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Programming with Anonymous Types in C#

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Anonymous types are strong types where the compiler does the work of figuring out the actual type and writing the class implementation, if the anonymous type is a composite type. This chapter examines anonymous types in detail.
This chapter is from the book

This chapter is from the book

  • "Begin at the beginning and go on till you come to the end: then stop."
  • —Lewis Carroll, from Alice's Adventures in Wonderland

Finding a beginning is always a little subjective in computer books. This is because so many things depend on so many other things. Often, the best we can do is put a stake in the ground and start from that point. Anonymous types are our stake.

Anonymous types use the keyword var. Var is an interesting choice because it is still used in Pascal and Delphi today, but var in Delphi is like ByRef in Visual Basic (VB) or ref in C#. The var introduced with .NET 3.5 indicates an anonymous type. Now, our VB friends are going to think, "Well, we have had variants for years; big deal." But var is not a dumbing down and clogging up of C#. Anonymous types are something new and necessary.

Before looking at anonymous types, let's put a target on our end goal. Our end goal is to master LINQ (integrated queries) in C# for objects, Extensible Markup Language (XML), and data. We want to do this because it's cool, it's fun, and, more important, it is very powerful and expressive. To get there, we have to start somewhere and anonymous types are our starting point.

Anonymous types quite simply mean that you don't specify the type. You write var and C# figures out what type is defined by the right side, and C# emits (writes the code), indicating the type. From that point on, the type is strongly defined, checked by the compiler (not at runtime), and exists as a complete type in your code. Remember, you didn't write the type definition; C# did. This is important because in a query language, you are asking for and getting ad hoc types that are defined by the context, the query result. In short, your query's result might return a previously undefined type.

An important concept here is that you don't write code to define the ad hoc types—C# does—so, you save time by not writing code. You save design time, coding time, and debug time. Microsoft pays that cost. Anonymous types are the vessel that permit you to use these ad hoc types. By the time you are done with this chapter, you will have mastered the left side of the operator and a critical part of LINQ.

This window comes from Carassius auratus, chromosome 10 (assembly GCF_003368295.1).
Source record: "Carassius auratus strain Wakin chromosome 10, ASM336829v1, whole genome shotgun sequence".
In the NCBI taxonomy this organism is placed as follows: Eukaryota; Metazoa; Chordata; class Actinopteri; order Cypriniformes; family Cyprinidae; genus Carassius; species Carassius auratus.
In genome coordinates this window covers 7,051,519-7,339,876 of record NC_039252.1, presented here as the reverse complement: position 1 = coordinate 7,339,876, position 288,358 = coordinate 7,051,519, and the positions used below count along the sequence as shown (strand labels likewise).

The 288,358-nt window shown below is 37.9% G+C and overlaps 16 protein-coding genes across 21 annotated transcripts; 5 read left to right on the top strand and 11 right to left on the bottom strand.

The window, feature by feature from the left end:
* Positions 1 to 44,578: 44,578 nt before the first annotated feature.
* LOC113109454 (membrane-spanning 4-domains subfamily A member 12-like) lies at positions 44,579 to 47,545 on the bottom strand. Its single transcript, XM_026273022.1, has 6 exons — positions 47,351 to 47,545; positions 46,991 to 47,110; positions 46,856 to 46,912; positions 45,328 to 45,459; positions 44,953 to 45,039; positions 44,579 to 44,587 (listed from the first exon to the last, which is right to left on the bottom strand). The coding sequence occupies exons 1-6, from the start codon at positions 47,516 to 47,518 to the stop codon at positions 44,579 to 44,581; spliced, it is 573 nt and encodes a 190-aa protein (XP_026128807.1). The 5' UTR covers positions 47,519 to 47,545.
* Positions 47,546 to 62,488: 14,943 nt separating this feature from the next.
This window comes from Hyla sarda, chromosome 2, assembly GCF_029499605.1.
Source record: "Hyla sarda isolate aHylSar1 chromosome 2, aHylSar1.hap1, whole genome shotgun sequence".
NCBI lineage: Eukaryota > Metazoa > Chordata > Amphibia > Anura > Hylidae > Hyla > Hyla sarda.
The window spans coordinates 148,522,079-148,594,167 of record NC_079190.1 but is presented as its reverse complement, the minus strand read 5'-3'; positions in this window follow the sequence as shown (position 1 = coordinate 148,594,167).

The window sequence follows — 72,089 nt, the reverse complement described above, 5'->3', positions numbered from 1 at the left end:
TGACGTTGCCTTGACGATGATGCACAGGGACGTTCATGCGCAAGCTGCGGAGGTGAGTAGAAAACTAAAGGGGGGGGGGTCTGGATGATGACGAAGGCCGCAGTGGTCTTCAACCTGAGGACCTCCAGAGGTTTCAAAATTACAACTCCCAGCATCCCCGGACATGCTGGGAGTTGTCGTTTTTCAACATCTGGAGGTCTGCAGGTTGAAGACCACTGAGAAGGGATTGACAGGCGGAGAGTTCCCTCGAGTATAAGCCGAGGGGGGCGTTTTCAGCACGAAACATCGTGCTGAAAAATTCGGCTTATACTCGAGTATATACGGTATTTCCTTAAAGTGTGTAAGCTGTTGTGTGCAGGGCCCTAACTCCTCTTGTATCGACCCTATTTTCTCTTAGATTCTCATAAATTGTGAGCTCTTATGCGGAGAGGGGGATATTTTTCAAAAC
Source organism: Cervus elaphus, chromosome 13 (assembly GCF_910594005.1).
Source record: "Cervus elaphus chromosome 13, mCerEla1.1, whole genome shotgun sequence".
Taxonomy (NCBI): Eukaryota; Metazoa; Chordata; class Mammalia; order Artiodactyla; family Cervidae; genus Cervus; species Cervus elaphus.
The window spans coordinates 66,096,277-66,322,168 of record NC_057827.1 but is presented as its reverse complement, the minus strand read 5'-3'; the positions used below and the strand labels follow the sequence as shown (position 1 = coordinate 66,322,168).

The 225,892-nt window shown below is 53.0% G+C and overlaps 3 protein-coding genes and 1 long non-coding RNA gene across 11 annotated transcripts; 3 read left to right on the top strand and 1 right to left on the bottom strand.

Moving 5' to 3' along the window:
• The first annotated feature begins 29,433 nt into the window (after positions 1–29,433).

In addition, to balance the book, the chapters are laced with useful or related concepts that are generally helpful. This chapter includes a discussion on generic anonymous methods.

Understanding Anonymous Types

Anonymous types defined with var are not VB variants. The var keyword signals the compiler to emit a strong type based on the value of the operator on the right side. Anonymous types can be used to initialize simple types like integers and strings but detract modestly from clarity and add little value. Where var adds punch is by initializing composite types on the fly, such as those returned from LINQ queries. When such an anonymous type is defined, the compiler emits an immutable—read-only properties—class referred to as a projection.

Anonymous types support IntelliSense, but the class should not be referred to in code, just the members.

The following list includes some basic rules for using anonymous types:

  • Anonymous types must always have an initial assignment and it can't be null because the type is inferred and fixed to the initializer.
  • Anonymous types can be used with simple or complex types but add little value to simple type definitions.
  • Composite anonymous types require member declarators; for example, var joe = new {Name="Joe" [, declaratory=value, ... ]}. (In the example, Name is the member declaratory.)
  • Anonymous types support IntelliSense.
  • Anonymous types cannot be used for a class field.
  • Anonymous types can be used as initializers in for loops.
  • The new keyword can be used and has to be used for array initializers.
  • Anonymous types can be used with arrays.
  • Anonymous types are all derived from the Object type.
  • Anonymous types can be returned from methods but must be cast to object, which defeats the purpose of strong typing.
  • Anonymous types can be initialized to include methods, but these might only be of interest to linguists.

The single greatest value and the necessity of anonymous types is they support creating single-use elements and composite types returned by LINQ queries without the need for the programmer to fully define these types in static code. That is, the designers can focus significantly on primary domain types, and the programmers can still create single-use anonymous types ad hoc, letting the compiler write the class definition.

Finally, because anonymous types are immutable—think no property setters—two separately defined anonymous types with the same field values are considered equal.

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